How Tech Becomes Mandatory

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(Sam Alws, 3/23/22)

Tech has a sneaky way of working itself into our lives. When a new technology is made, critics are often told "if you don't like it, you don't have to use it", but often this doesn't end up being the case. For example, imagine how difficult your life would be if you tried to "just not use" your computer or your car. For many technologies, there are many barriers "blocking you in" to using them that weren't there before the technology was around. In this post I'll be showing how tech ends up becoming mandatory, and giving examples to show just how widespread mandatory technology is.

A note before I start: I don't think all these technologies are bad, and I definitely don't think we should give up on tech altogether. Mandatory technology is just part of life as a human; there's no way around it (picture a hunter gatherer choosing not to use spears). I do think we should be more strict in limiting technologies that are causing harm, and it's important to keep in mind that if we let harmful technologies grow unchecked, they often become impossible to avoid.

With all that being said, let's jump right in.

1. Tech solves problem, problem becomes worse to compensate

Often, tech promises a solution to a problem, but we just end up with a bigger problem (which is now unsolvable without the new technology). Examples of this include:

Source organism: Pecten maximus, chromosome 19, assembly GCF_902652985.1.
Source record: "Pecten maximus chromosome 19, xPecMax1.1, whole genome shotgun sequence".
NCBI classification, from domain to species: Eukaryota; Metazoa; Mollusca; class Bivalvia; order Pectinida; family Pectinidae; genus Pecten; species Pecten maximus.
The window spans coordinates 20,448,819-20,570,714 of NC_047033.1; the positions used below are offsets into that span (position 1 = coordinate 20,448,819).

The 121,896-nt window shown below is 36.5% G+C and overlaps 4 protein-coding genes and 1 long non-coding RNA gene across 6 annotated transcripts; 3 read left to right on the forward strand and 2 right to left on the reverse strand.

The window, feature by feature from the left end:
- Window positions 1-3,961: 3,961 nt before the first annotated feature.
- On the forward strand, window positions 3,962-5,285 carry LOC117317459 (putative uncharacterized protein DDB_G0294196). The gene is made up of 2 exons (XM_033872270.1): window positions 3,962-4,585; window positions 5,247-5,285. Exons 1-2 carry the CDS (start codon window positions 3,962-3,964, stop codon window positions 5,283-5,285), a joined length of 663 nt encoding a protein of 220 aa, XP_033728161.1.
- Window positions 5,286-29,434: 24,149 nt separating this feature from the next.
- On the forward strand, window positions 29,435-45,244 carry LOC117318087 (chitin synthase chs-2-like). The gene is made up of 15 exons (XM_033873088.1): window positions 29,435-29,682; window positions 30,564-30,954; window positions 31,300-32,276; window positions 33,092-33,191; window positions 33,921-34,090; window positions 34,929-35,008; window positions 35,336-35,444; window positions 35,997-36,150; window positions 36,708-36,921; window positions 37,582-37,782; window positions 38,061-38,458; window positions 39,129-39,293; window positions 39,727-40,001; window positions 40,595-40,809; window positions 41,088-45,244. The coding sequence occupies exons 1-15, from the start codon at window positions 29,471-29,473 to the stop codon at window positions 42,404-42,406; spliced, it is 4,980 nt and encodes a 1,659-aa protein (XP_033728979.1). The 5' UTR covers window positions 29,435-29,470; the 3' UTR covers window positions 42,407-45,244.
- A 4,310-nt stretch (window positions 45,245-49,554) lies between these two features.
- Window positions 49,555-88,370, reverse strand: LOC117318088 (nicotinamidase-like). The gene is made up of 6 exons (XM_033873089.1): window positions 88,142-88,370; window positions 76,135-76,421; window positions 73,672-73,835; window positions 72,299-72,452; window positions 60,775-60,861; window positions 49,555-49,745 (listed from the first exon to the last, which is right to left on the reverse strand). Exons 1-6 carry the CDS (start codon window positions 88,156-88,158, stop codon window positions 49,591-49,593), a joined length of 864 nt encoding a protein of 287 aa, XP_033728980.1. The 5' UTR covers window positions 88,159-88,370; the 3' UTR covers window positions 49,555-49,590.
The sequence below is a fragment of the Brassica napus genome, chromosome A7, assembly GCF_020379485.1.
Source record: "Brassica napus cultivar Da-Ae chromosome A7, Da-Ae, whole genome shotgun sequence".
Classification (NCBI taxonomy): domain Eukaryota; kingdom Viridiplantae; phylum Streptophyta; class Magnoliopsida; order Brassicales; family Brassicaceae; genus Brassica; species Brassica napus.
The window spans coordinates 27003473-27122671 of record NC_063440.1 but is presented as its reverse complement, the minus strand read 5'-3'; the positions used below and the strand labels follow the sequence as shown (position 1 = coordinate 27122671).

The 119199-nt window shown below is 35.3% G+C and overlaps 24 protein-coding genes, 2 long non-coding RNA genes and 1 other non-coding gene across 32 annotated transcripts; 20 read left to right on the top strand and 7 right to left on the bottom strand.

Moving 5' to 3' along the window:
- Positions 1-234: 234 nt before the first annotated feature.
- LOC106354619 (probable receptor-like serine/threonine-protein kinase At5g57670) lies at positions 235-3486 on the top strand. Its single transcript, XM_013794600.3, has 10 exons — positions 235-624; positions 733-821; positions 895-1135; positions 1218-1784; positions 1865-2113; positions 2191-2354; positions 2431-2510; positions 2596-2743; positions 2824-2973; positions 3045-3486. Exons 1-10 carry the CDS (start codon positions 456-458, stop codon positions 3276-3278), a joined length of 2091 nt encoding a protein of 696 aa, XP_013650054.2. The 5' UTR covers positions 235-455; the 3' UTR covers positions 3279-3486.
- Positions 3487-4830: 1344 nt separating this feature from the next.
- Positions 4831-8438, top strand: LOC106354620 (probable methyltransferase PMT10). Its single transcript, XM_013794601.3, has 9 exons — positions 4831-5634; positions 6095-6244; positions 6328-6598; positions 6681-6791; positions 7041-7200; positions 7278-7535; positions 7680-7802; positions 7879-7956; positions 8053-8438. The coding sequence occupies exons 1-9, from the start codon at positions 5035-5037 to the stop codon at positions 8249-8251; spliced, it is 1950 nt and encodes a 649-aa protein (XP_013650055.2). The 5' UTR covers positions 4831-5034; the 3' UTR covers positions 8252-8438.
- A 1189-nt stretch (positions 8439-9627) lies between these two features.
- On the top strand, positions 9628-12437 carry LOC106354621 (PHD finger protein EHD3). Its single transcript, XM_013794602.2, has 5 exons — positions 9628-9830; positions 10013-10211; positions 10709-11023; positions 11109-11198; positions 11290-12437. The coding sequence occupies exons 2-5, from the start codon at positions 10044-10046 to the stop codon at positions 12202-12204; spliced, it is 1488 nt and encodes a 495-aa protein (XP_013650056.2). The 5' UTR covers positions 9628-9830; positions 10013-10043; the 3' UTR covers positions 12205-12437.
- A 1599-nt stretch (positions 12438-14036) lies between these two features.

2. Businesses require you to use tech

Once tech gains a wide enough adoption, businesses typically assume that you have it and are willing to use it. It becomes unprofitable to keep support for old tech, so eventually they just drop support. Examples include:

3. The government legally requires you to use tech

Once a technology gains enough adoption, the government starts to assume everyone is willing to use it. Examples of this include:

4. Other, less strict, ways

Other ways of making tech mandatory are less strict, but are still very prevalent and can make it very hard to choose not to use a technology:

What we can expect in the future

As time goes on and tech gets more advanced, we should expect to see more of this new technology becoming mandatory. Here are some of my predictions:

Conclusion ft. Unaboomer

For those interested in the topic, I'd recommend reading Ted Kaczynski* - he's where I got this idea from in the first place. He goes a bit extreme, but a lot of his criticisms of the modern technological system are pretty sound.

* No, I don't endorse mailing bombs to people. Don't go mailing people bombs and saying Sam told you to do it.